I write regarding Dr. Saeb Erekat’s outburst set forth in his op-ed ("Partners in occupation: Trump provides the anti-Palestinian incitement, Israel the bullets," May 17) in which he criticized the move of the U.S. Embassy to Israel from Tel Aviv to Jerusalem.
While I understand that Dr. Erekat is angry about President Trump’s decision to recognize Jerusalem as the capital of Israel, I thought it would be more helpful to discuss some of the issues demanding Palestinian leaders’ immediate attention, first and foremost of which is contributing to an atmosphere conducive to peace.
Unfortunately, Dr. Erekat’s rhetoric and his claims were in many respects simply inaccurate. We must all join together to reject such unhelpful rhetoric and false claims if we hope to achieve peace.
For far too long, the United States has turned a deaf ear to such words, but ignoring hateful and false words has not brought peace and it will never bring peace. This is the case when discussing the Gaza marches, as we can clearly see from the evidence: While some protesters were peaceful, many were quite violent. In fact, by Hamas’ own admission, more than 80 percent of those killed were Hamas operatives.
In the same spirit, it is important to be clear about peace and our peace plan: By moving the U.S. Embassy to Israel’s capital of Jerusalem, we have provided a realistic basis for direct negotiations. The move was not, as Dr. Erekat baselessly claimed, part of a U.S. attempt to force an Israeli-written agreement on the Palestinians.
To the contrary, as President Trump declared in his official proclamation last December, he recognizes that "the specific boundaries of Israeli sovereignty in Jerusalem are subject to final status negotiations between the parties," and he reaffirms that "the United States continues to support the status quo at the Temple Mount, also known as Haram al-Sharif."
We recently saw a significant escalation of rockets fired by Hamas and other militant groups into Israel, and this was a clear representation of the danger that Hamas and these groups present. It would seem judicious for Dr. Erekat to acknowledge this.
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These actions by Hamas have only succeeded in exacerbating the already dire humanitarian situation in Gaza. Hamas orchestrated attacks have damaged the crossing at Kerem Shalom, Gaza’s main commercial crossing point, as well as the transportation and fuel lines that run through it. Then perhaps most poignantly, one of the rockets misfired and hit one of the few functioning power plants in Gaza, plunging Palestinians already suffering under severe electricity shortages into darkness.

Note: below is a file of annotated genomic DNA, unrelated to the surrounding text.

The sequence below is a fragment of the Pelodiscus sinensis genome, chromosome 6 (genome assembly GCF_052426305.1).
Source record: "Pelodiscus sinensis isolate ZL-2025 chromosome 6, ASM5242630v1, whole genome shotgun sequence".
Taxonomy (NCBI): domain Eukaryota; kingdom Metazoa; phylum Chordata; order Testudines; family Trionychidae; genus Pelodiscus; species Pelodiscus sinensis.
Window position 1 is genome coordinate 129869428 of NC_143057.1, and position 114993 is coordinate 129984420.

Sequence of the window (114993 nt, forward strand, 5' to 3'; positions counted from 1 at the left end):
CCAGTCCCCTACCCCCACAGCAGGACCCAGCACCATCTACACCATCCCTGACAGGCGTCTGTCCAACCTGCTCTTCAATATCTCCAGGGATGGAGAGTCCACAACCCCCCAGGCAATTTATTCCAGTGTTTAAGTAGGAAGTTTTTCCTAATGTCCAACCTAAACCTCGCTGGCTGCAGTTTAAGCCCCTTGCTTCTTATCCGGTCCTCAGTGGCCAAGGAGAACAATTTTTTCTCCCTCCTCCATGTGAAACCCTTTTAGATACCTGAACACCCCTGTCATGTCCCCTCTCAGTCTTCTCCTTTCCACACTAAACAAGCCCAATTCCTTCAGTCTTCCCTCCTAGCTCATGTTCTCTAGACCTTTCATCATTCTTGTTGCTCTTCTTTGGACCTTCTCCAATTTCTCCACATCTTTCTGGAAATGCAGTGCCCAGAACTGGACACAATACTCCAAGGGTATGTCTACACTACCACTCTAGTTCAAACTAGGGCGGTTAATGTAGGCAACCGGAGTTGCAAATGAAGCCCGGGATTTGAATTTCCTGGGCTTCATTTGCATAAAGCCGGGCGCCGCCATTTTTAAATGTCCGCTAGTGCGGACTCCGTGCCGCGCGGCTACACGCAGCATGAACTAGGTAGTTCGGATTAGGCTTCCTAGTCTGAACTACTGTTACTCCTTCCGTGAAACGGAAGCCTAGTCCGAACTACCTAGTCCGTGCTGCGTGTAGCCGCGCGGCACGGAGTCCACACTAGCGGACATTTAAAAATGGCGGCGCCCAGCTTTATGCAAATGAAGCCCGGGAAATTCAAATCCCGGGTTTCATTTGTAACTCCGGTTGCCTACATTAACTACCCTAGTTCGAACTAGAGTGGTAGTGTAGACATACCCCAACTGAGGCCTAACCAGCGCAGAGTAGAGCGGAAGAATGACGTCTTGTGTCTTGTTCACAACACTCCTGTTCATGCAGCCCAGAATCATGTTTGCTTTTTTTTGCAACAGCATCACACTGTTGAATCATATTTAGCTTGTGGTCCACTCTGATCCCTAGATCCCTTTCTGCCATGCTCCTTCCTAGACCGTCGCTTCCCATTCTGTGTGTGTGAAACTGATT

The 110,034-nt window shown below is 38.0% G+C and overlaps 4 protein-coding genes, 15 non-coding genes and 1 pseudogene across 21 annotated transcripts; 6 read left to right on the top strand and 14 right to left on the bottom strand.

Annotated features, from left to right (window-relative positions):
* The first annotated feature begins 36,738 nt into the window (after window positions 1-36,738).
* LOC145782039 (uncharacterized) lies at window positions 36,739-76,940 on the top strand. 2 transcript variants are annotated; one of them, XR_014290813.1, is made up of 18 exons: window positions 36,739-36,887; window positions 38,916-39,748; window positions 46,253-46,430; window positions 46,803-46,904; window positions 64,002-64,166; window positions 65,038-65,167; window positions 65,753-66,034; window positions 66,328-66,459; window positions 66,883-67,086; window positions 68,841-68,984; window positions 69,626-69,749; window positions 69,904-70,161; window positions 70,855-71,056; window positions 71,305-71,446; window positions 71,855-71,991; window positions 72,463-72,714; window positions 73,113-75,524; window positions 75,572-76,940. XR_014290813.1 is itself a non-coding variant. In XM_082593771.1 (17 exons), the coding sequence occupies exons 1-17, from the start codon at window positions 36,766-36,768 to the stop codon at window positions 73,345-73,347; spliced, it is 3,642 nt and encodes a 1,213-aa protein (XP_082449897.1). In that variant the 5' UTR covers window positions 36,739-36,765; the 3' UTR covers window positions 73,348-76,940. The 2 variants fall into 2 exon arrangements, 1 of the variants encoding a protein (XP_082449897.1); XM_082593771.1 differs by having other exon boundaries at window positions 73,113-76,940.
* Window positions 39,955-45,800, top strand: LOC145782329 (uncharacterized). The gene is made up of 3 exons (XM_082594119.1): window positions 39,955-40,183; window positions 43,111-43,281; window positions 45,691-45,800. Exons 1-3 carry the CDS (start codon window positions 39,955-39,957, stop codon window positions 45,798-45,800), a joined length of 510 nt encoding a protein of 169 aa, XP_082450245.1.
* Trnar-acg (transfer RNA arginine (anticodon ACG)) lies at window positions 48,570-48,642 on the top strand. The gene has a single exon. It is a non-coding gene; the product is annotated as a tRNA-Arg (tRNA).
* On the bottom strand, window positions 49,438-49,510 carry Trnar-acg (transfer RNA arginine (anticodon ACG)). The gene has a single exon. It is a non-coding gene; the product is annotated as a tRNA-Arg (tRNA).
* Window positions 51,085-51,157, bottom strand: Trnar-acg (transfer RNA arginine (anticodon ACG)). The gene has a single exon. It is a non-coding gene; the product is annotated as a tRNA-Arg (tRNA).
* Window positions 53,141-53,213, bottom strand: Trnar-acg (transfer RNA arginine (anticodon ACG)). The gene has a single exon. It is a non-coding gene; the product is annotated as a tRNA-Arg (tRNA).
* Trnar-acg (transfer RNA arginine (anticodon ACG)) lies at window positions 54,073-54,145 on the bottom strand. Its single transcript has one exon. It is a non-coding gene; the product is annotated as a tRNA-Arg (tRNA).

The Palestinian leadership need not shackle themselves to Hamas’ failure – in fact, this should be the Palestinian Authority’s opportunity to do the right thing for the people they lead. The international community, led by the United States, has repeatedly proffered assistance, most recently at the White House meeting in March that the Palestinian Authority refused to attend.
When Dr. Erekat and the Palestinian Authority are finally ready to reject Hamas’ violence and lies and work with us to bring relief to Gaza, we believe real progress could be made that would lay the foundation for a more hopeful future.
A number of good projects are ready to be brought online that would make an immediate impact on the quality of life in Gaza, and form the foundation for building a sustainable economy for the Palestinians who live there. It is time to stop indulging in overwrought rhetoric and give the Palestinian people something beyond words. Palestinian leadership must create better lives, not sacrifice those lives for Hamas’ grim agenda of terror.
I have heard many Palestinian voices over the past 16 months and many don’t agree with Dr. Erekat or his approach. Yet, the sad thing is that most will only meet and speak honestly and openly in private because they are afraid to speak publicly. We are trying to help create a free and thriving society for Palestinians, where freedom of speech is cherished.
Dr. Erekat – we have heard your voice for decades and it has not achieved anything close to Palestinian aspirations or anything close to a comprehensive peace agreement. Other Palestinian perspectives might help us finally achieve a comprehensive peace agreement where Palestinian and Israeli lives can be better.
The time for leadership and responsibility is now. The time for meeting after meeting of government officials repeating the same talking points is over. The Palestinian people want real action, and they need honest, realistic and decisive solutions.
The notion that Israel is going away – or that Jerusalem is not its capital – is a mirage. The notion that the United States is not the critical interlocutor for the peace process is a mirage.
The reality is that there is an opportunity for peace at hand, and that President Trump and his administration are working to help facilitate a peace that will open up the future of the Palestinian people, if they and their leadership have the courage to seize it.
I wish all Palestinians who are observing Ramadan a Ramadan Kareem.
Jason D. Greenblatt is Assistant to U.S. President Donald Trump and Special Representative for International Negotiations
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